A return to the road to forever and a day today: back to my IV infusions, resuming an amended chemotherapy regimen, now minus the immunotherapy drug Keytruda (see Day Sixty-Five). On this leg of my relay race with me, we’re passing the healing baton to Carboplatin, Pemetrexed and countless social media well-wishes, prayers, attaboys and pagan dances.
Today I felt like a medi-pop upright bass player student intruder at the A Cappella Academy For Unwritten Notes.
Question: as a seriocomic aside, whoinhell NAMES these drugs? Answer: the drug companies who make them, of course, and they are “reluctant to share their strategies,” on how this is done.
Fact is, they pay big bucks to very smart consulting folks who are part wordsmiths, part sorcerers and part Dr. Frankensteins, to come up with them. It’s no accident that a drug name hits you subliminally and often just plain hard-headedly, by tapping into images and emotions the carefully chosen suffixes and prefixes provoke.
They use everything for these name-naming assignments as resources, from thesauruses to country kitchen recipe books.
Examples? “Flovent,” a respiratory (air) drug. Bring anything to mind, like “Flow” and “Ventilate”? Simple but genius, rolling off the tongue into your lungs and pocketbook.
Or, how about “Lopressor," a drug for hypertension. Again, brilliant simplicity. If your brain doesn’t hear “low pressure” when it sees that name, then you’ve never been squeezed by a sphygmomanometer.
Or, “Almotriptan” (a real drug used to treat migraines). You know it without knowing it: You almost got a tan on your last trip, if you’d only taken your anti-headache pill Almotriptan. (Okay, I’ll stop).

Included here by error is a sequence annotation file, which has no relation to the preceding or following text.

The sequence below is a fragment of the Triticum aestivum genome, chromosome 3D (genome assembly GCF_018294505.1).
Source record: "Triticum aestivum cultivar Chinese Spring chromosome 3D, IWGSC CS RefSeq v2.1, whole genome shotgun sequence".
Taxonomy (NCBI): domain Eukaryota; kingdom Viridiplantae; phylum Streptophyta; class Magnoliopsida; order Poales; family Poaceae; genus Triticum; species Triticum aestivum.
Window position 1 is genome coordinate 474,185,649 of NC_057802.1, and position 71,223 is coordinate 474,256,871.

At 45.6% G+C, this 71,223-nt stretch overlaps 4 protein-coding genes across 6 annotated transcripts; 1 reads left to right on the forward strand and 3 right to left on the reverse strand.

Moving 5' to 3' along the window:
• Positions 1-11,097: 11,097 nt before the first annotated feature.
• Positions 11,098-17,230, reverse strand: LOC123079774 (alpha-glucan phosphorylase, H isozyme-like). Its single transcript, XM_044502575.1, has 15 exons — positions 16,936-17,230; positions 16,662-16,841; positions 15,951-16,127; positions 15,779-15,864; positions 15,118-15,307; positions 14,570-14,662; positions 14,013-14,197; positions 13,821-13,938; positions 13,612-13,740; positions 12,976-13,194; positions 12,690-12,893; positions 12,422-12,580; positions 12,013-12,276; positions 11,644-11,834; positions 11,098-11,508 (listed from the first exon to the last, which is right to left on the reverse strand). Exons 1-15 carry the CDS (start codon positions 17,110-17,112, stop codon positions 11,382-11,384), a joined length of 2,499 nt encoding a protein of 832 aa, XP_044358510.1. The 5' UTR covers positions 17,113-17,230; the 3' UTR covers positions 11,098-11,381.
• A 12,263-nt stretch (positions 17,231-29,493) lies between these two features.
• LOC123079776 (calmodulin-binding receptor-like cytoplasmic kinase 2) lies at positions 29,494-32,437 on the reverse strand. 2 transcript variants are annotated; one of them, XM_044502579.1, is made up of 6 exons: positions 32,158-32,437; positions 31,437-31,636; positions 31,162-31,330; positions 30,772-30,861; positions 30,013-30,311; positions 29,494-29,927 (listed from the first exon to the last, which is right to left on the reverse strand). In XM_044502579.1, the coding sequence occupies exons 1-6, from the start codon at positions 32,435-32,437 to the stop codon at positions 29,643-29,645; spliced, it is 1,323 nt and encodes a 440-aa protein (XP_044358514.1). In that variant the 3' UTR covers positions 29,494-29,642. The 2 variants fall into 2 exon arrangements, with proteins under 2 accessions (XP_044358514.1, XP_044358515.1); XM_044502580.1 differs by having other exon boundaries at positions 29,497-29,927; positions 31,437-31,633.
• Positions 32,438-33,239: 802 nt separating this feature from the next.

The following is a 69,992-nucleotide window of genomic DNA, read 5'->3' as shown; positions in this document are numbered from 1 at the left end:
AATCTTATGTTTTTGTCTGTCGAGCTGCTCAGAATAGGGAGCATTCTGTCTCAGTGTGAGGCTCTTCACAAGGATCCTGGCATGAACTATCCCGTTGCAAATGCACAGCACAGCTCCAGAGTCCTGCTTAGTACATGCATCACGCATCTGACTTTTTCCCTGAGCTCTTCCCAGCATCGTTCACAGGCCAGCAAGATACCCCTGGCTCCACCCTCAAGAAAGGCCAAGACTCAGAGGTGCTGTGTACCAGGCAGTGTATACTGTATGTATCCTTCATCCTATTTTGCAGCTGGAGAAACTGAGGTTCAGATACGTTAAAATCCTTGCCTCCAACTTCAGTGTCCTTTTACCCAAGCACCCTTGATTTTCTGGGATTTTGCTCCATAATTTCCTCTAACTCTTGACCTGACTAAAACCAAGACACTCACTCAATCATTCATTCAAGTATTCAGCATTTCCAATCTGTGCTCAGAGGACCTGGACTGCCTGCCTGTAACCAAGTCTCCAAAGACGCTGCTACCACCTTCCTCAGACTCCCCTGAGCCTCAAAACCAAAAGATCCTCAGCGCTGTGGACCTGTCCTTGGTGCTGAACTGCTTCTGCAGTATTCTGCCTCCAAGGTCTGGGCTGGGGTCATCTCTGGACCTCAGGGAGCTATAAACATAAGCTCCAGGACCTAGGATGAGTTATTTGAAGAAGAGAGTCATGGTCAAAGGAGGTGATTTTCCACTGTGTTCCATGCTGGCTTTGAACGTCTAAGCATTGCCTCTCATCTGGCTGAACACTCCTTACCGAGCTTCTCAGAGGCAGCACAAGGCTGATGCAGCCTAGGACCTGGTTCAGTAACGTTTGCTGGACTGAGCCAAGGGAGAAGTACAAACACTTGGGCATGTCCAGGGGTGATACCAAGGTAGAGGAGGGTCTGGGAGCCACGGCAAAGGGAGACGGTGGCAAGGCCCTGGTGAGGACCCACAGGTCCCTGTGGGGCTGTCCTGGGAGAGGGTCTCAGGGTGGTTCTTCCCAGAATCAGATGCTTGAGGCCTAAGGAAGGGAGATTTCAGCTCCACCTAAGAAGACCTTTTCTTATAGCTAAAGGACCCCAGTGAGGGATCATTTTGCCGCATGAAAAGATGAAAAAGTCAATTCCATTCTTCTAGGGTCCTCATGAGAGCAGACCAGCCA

Meanwhile, back at my perception of reality:
Difficult venipunctures today, looking for a vein that didn’t roll or “blow.” The first four “little stings” did (we used to call them “little pricks” in the nursing biz but political correctness nipped that in its budness.).
They moved the insertion sites around, palpated, eyeballed, until the nurse settled on the antecubital space of my dominant upper right extremity (crook of my right arm in the bendy place).
See the trouble we get into if we get too far in medical-ese? Better to simplify, simplify again, and then oversimplify.
Doc says: My labs again “look great,” some flirting with too-highs and/or too-lows, including one the Doc expected, like my elevated but not yet alarming CRP (C-Reactive Protein).
An elevated CRP in the blood is “a marker for inflammation.” In my case, pointing to leftovers from my recent bout with “immune-mediated colitis,” still stalling in the wings, which almost did me in, surprising everyone but me when it didn’t. (See Day Sixty-Four).
This is one that will be monitored closely, along with any of the routine complete blood count levels that could indicate an infection and/or other somatic red flags as we go along.
Infusions completed, I left the unit feeling fairly fine, armed with new med order tweaks: alternate/titrate my steroids, continue with antibiotics, my home self-anticoagulant injections . … and then …
I went down one floor to Radiology for my lung CT scan. This image will be a comparative study on the change, if any, in that tumor since my last scan and through this delayed treatment regimen.
You’ll have to wait, as will I, results pending for Day Sixty-Seven, when we’ll also review the findings of the follow-up MRI for my brain tumor, due next week. Lots to know what we don’t know, and enough for now.
Let’s see, if those two scans were new drugs, I’d call them:
Vumorinit and Nomorinitatal.
(See what I did there?) View more in it? No more in it at all!
More as we go, Elflexital.